This week I had a very encouraging talk with a literary agent about my book project. He likes the idea, at least; at the time of our talk he hadn’t seen the actual written proposal yet. Today I got a couple invitations to write, and I finished off an article someone else had asked me to do. It’s enough to go to one’s head. It’s threatening to get me so self-absorbed it makes me sick.
But that (getting sick) has been taken care of for me anyway, since this week I’ve been down with a one-two punch, two different bugs (I suppose) that hit me hard in both the gut and the lungs. Dealing with that, and especially being unable to be a helping family member around the house, will really turn you in toward yourself.
So tonight I was wondering, why not? Why not be puffed up over my successes? Why not focus on myself when I’m sick and I genuinely need care? Is there any compelling reason to rise above myself?
And I realized I couldn’t answer that question without backing up a step to, what kind of question is that? The answer must be that it’s a moral question, and nothing other than that. It’s uniquely moral in that it can also be phrased, “Why should I put my interests aside for the sake of others? It might be the moral question; for all other behavioral questions besides this one resolve down to, how do I know and accomplish x, which will get me some y that I consider good for me? This one is, how do I know and do x that is good, whether or not it gets me some y that I think is good for me?
I’ve never seen a secular ethic that could answer this. Immanuel Kant’s categorical imperative comes closest, perhaps, yet it still doesn’t clearly answer why, and he wasn’t as thoroughly secular as today’s secularists can be. Luke Muehlhauser posted an article today by “the atheist ethicist,” Alonzo Fyfe, that demonstrates the point in contemporary secularism nicely. It’s all about self-interest. What gets me where I want to be, what I desire. That’s not rising above myself, that’s just complexly argued, highly nuanced self-indulgence. It’s not even morality, it’s how to manipulate the world to get the best you can get out of it for yourself. I’ll grant, however, that for an atheist ethic, it may be as close as one could hope to approach something like morality.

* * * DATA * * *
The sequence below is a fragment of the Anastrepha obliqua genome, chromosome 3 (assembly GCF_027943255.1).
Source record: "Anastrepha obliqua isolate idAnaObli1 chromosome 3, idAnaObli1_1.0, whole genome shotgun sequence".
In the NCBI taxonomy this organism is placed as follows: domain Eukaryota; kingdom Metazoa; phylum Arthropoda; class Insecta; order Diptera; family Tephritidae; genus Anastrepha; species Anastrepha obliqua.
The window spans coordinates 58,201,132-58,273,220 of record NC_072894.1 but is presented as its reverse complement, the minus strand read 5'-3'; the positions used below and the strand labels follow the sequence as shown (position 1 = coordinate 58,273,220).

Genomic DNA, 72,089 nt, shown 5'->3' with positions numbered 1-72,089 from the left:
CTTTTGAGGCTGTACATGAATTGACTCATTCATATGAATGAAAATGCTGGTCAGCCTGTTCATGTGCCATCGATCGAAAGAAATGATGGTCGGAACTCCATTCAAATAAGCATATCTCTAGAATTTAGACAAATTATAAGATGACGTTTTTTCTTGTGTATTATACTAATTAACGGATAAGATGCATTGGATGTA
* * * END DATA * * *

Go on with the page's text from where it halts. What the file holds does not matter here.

So what about Christianity? Isn’t there self-interest there, too? Well, sure. The Bible makes no bones about rewards for those who by faith please God and do well. But that’s not the whole story. If it were, I doubt it would move me much, especially on a night like this.
Christianity teaches that to put others ahead of self is simply right. It’s right because it’s love, and love is completely wrapped around in the foundational nature of reality. It’s bigger than the cosmos and it’s older than time. I mean that literally, not figuratively.* I’m not speaking love-song language: “I’ll love you longer than the stars shine, ooh, ooh, ooh.” I’m not talking about romanticism but about reality that ruled before the stars shone, before there was any place for them to shine, and beyond where their light could ever reach.
Yet this reality is neither long ago nor far away. It pervades. It is fully present with you and with me, right here and right now. Reality says love is right. Its rightness is in its being true of God, who is the all-creating, all-sustaining, all-pervading truth himself.
He is the truth who loves, and who showed his love personally through Jesus Christ. Jesus is my other strong reason to rise above myself. He demonstrated genuine selflessness in the most pure, perfect, admirable, worthy-to-be-imitated life in all history. It is his love expressed through that life, and my love for him today, that impels me to follow him, even in ways that run counter to my own service of self. While living that exemplary life he also taught it in a way that supported its truth. His was not just an exceptionally good life; it was a good life explained, so that we might not only give him our admiration but also our assent. He preached what he practiced. Genuine love co-exists only with truth.
On a night like tonight when I’m all wrapped up with my own good and bad, I see how very far I fall short of his standard. This is not with a sense of despair, though, for I know that God loves me even in this. I can smile over it, even laugh at myself about it.
For I know there is reason to rise above, and something—Someone—very wonderful to rise toward. It’s a long journey I’ve only begun, but it’s a good one.
*I trust you’ll grant me room for imprecision on the language I’m using for beyond space and time. Precision and brevity do not often co-exist as successfully as truth and love.
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